Hooray: Pritzker Prize to Chilean Architect for Social Housing

Today, on 97.5 KBU FM, and everywhere on radiomalibu.net and select websites, a departure from the usual touting of cultural attractions in and around Los Angeles, to comment on the recent awarding of the 2016 Pritzker Prize, the highest honor in architecture, to Alejandro Aravena.

Not only is the award noteworthy this year for tapping a relatively unknown designer in Chile, –most previous honorees have been from mainstream United States and western Europe – but for its focus on social housing.

This really sets Aravena apart, declared the Pritzker jury. which this year included the British Richard Rogers and U.S. Supreme Court Justice Stephen Beyer. The prize comes with a $100,000 award but perhaps more importantly is usually followed with a swarm of international commissions.

If so, it will hopefully lend additional attention to the groundswell here and broad for affordable, well designed, user-friendly housing, that also serves and involves the communities where located.

The 48 year old Aravena – that is relatively young for an accomplished architect,– is best know for his modestly inexpensive residential projects, and his commitment to create sustainable, affordable and resilent cities.

In the past, with a few exceptions, the focus of the designs of the architects honored have been on flashy forms and iconic buidings, stand out projects that generated media attention for its sponsors and celebrity status for its architects.

This increasingly high end bent in the profession was duly noted by this year’s intrepid Pritzker jury, which in a statement prefacing the award declared –quote:

The role of the architect is now being challenged to serve greater social and humanitarian needs, and Alejandro Aravena has clearly, generously and fully responded to this challenge. Unquote.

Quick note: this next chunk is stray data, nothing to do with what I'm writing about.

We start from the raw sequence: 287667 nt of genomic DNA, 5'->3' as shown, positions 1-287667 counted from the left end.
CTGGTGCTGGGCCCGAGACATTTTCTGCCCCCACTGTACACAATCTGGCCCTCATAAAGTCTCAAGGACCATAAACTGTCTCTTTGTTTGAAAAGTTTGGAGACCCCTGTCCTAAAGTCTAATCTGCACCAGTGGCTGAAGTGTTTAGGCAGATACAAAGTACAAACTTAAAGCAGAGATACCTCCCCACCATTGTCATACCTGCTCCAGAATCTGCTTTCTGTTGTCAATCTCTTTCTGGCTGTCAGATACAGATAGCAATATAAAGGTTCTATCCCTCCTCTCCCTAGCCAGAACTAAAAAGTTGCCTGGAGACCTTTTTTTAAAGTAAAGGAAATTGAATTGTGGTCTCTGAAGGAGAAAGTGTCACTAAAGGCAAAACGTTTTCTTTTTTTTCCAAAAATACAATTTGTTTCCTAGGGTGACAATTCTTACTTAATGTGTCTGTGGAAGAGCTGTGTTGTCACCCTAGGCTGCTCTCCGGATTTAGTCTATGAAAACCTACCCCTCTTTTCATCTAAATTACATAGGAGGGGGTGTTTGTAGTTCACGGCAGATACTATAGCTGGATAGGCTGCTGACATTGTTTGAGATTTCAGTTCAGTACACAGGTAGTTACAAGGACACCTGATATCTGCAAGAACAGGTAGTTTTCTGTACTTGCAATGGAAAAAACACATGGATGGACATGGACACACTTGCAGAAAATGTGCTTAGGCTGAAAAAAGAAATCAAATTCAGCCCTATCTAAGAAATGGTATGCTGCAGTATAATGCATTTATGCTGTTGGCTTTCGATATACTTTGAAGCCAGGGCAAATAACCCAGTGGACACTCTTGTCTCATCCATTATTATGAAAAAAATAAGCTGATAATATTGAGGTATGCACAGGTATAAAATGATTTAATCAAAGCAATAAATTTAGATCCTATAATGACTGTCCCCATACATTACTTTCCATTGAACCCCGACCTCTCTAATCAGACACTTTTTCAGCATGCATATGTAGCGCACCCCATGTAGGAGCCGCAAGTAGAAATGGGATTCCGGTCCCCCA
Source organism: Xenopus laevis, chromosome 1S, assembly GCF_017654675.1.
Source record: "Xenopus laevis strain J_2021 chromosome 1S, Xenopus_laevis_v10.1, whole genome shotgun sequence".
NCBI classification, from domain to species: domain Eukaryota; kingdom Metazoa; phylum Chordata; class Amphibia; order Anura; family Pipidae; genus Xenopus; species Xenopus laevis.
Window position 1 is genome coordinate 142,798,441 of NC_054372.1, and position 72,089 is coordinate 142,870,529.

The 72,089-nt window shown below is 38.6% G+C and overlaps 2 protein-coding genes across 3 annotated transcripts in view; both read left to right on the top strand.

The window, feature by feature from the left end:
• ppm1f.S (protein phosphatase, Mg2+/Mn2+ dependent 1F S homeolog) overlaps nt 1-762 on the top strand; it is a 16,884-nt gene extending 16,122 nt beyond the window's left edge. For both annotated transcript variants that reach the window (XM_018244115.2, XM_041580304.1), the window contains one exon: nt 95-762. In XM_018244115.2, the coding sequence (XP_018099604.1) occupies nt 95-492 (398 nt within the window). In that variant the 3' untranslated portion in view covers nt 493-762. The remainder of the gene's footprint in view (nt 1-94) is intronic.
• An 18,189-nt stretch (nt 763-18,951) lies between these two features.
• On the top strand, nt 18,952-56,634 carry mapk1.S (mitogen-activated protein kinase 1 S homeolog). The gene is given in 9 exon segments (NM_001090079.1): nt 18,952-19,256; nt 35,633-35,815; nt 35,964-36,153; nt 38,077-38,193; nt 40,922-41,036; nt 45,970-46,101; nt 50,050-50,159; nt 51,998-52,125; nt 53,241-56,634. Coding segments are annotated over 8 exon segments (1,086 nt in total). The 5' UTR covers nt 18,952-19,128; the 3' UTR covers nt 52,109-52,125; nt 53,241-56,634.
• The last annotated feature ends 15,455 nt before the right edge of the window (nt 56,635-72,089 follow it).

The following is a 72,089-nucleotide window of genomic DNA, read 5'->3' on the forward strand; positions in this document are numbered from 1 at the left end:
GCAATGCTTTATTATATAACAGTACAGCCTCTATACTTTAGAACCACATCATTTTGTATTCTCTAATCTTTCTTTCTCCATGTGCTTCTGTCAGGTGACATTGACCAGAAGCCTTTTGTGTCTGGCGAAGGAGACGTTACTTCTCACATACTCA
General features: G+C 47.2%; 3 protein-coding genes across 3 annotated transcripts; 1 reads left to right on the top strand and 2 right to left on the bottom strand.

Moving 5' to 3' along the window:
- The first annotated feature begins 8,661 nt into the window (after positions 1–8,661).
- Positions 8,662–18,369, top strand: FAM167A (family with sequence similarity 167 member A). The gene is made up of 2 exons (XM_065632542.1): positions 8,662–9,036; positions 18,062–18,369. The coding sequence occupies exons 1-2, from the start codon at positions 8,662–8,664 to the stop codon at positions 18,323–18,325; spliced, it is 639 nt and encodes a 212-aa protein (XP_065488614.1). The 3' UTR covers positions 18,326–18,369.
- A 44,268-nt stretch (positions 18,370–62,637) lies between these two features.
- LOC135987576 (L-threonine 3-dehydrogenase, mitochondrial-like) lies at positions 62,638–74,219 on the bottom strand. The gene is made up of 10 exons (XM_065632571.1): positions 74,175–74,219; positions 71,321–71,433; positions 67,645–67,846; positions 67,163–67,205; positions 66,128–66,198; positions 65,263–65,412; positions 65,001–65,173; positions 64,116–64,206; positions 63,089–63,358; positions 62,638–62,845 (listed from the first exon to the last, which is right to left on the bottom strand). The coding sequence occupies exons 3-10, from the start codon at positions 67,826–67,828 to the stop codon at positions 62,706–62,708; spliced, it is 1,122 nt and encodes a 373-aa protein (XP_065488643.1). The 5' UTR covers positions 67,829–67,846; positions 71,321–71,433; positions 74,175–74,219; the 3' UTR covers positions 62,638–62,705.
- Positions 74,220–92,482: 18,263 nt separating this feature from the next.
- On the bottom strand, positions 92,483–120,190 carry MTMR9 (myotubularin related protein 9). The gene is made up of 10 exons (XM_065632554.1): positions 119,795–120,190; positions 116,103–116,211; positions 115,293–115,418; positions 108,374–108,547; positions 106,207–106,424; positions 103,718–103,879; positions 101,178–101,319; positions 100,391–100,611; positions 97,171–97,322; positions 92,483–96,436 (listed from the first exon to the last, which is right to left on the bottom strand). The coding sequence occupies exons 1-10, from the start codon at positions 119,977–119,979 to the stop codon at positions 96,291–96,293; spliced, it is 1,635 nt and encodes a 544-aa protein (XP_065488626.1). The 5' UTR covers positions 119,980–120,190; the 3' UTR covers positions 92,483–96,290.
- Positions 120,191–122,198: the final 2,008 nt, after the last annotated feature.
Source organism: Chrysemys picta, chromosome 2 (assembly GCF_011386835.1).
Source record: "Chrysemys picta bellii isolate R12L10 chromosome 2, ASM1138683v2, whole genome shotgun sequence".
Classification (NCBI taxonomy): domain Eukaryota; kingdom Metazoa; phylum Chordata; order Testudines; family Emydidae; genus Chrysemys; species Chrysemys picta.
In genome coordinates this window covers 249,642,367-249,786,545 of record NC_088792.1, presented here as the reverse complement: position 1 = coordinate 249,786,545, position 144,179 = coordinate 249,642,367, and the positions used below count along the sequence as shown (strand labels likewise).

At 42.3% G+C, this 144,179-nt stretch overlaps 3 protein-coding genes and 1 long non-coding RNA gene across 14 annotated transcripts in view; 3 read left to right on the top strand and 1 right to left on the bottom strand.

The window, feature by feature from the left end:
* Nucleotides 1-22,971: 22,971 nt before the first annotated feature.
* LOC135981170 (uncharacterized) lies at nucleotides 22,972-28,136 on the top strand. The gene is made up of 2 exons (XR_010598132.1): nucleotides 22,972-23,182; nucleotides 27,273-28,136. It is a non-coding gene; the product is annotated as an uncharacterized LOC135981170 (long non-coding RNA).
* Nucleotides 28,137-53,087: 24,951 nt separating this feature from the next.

The statement and award frankly warms my heart, for in the years past as an urban affairs reporter for the New York Times ,and later as the architecture and urban design critic for the L.A. Times, I immodestly spotlighted social housing .

The definition I cited in my writings and teaching over the years was that first and foremost, architecture is a social art, used to create spaces and places for human endeavor.

I still believe that.  Thank you, Pritzker jury , for remind me of that

I’m Sam Hall Kaplan, and is the arts and entertainment observed, heard locally on 97.5 KBU, everywhere on radiomalibu.net, and read on cityobserved.com and discerning websites.

 

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hallkaplan

Parallel careers as an urban planner and a journalist, principally at present airing commentaries on pubic radio 99.1 KBU.FM The many arrows in my quiver have included Emmy award winning reporter/ producer for local Fox Television News, design critic for the Los Angeles Times, urban affairs reporter for The New York Times, an editor of The New York Post, contributor to various popular and professional publications, news services and broadcast outlets, including Reuters, NET, NBC, CBS, NPR and the BBC. Founding editor of the East Harlem (NY) Independent. A diversity of professional positions and consultancies in the private and public sectors, (Metro, Disney Imagineering, Howard Hughes, M. Milken, NYC Educational Construction Fund, US Comptroller of the Currency etc,) assorted academic appointments (UCLA, USC, CCNY, Art Center etc.), and always open to new challenge. And let us not forget fashioning sand castles and acting on 90210, crafting TV docs, design reviews, master plans. Books: "The Dream Deferred: People, Politics and Planning in Suburbia," "L.A. Lost and Found," an architectural history of Los Angeles, "L.A. Follies," a collection of essays, and co-author of "The New York City Handbook." Writings have appeared in academic texts, commentaries on the web, scripts for TV, and wherever, latest the Architects Newspaper, The Planning Report and Planetizen.

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